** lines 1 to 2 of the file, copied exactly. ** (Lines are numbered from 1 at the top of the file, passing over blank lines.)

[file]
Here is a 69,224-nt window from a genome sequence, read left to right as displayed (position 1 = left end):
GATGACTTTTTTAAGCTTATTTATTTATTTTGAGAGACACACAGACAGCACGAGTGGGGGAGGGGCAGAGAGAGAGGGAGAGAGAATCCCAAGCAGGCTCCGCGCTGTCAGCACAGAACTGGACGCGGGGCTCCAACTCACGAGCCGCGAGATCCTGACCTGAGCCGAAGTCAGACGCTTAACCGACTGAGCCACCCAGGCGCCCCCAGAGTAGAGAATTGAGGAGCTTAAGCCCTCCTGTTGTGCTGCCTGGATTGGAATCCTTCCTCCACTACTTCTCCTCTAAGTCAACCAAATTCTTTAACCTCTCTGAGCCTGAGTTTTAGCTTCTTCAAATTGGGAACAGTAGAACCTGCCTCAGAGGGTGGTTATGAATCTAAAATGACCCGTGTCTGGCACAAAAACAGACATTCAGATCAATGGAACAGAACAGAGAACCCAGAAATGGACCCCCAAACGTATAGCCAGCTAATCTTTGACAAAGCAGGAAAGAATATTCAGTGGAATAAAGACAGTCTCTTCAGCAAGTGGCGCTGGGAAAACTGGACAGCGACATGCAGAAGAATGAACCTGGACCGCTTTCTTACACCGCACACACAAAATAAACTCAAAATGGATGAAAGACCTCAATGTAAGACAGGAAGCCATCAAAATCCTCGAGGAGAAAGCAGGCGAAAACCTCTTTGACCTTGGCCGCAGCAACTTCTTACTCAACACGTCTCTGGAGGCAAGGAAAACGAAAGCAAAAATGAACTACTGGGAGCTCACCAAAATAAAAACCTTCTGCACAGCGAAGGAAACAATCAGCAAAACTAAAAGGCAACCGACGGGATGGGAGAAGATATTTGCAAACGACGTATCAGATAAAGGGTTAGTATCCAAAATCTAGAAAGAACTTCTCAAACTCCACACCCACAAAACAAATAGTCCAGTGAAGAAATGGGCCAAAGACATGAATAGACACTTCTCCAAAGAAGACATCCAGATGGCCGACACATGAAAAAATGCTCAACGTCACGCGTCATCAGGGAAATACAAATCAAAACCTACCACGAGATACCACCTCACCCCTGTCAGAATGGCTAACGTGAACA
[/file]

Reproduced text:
Here is a 69,224-nt window from a genome sequence, read left to right as displayed (position 1 = left end):
GATGACTTTTTTAAGCTTATTTATTTATTTTGAGAGACACACAGACAGCACGAGTGGGGGAGGGGCAGAGAGAGAGGGAGAGAGAATCCCAAGCAGGCTCCGCGCTGTCAGCACAGAACTGGACGCGGGGCTCCAACTCACGAGCCGCGAGATCCTGACCTGAGCCGAAGTCAGACGCTTAACCGACTGAGCCACCCAGGCGCCCCCAGAGTAGAGAATTGAGGAGCTTAAGCCCTCCTGTTGTGCTGCCTGGATTGGAATCCTTCCTCCACTACTTCTCCTCTAAGTCAACCAAATTCTTTAACCTCTCTGAGCCTGAGTTTTAGCTTCTTCAAATTGGGAACAGTAGAACCTGCCTCAGAGGGTGGTTATGAATCTAAAATGACCCGTGTCTGGCACAAAAACAGACATTCAGATCAATGGAACAGAACAGAGAACCCAGAAATGGACCCCCAAACGTATAGCCAGCTAATCTTTGACAAAGCAGGAAAGAATATTCAGTGGAATAAAGACAGTCTCTTCAGCAAGTGGCGCTGGGAAAACTGGACAGCGACATGCAGAAGAATGAACCTGGACCGCTTTCTTACACCGCACACACAAAATAAACTCAAAATGGATGAAAGACCTCAATGTAAGACAGGAAGCCATCAAAATCCTCGAGGAGAAAGCAGGCGAAAACCTCTTTGACCTTGGCCGCAGCAACTTCTTACTCAACACGTCTCTGGAGGCAAGGAAAACGAAAGCAAAAATGAACTACTGGGAGCTCACCAAAATAAAAACCTTCTGCACAGCGAAGGAAACAATCAGCAAAACTAAAAGGCAACCGACGGGATGGGAGAAGATATTTGCAAACGACGTATCAGATAAAGGGTTAGTATCCAAAATCTAGAAAGAACTTCTCAAACTCCACACCCACAAAACAAATAGTCCAGTGAAGAAATGGGCCAAAGACATGAATAGACACTTCTCCAAAGAAGACATCCAGATGGCCGACACATGAAAAAATGCTCAACGTCACGCGTCATCAGGGAAATACAAATCAAAACCTACCACGAGATACCACCTCACCCCTGTCAGAATGGCTAACGTGAACA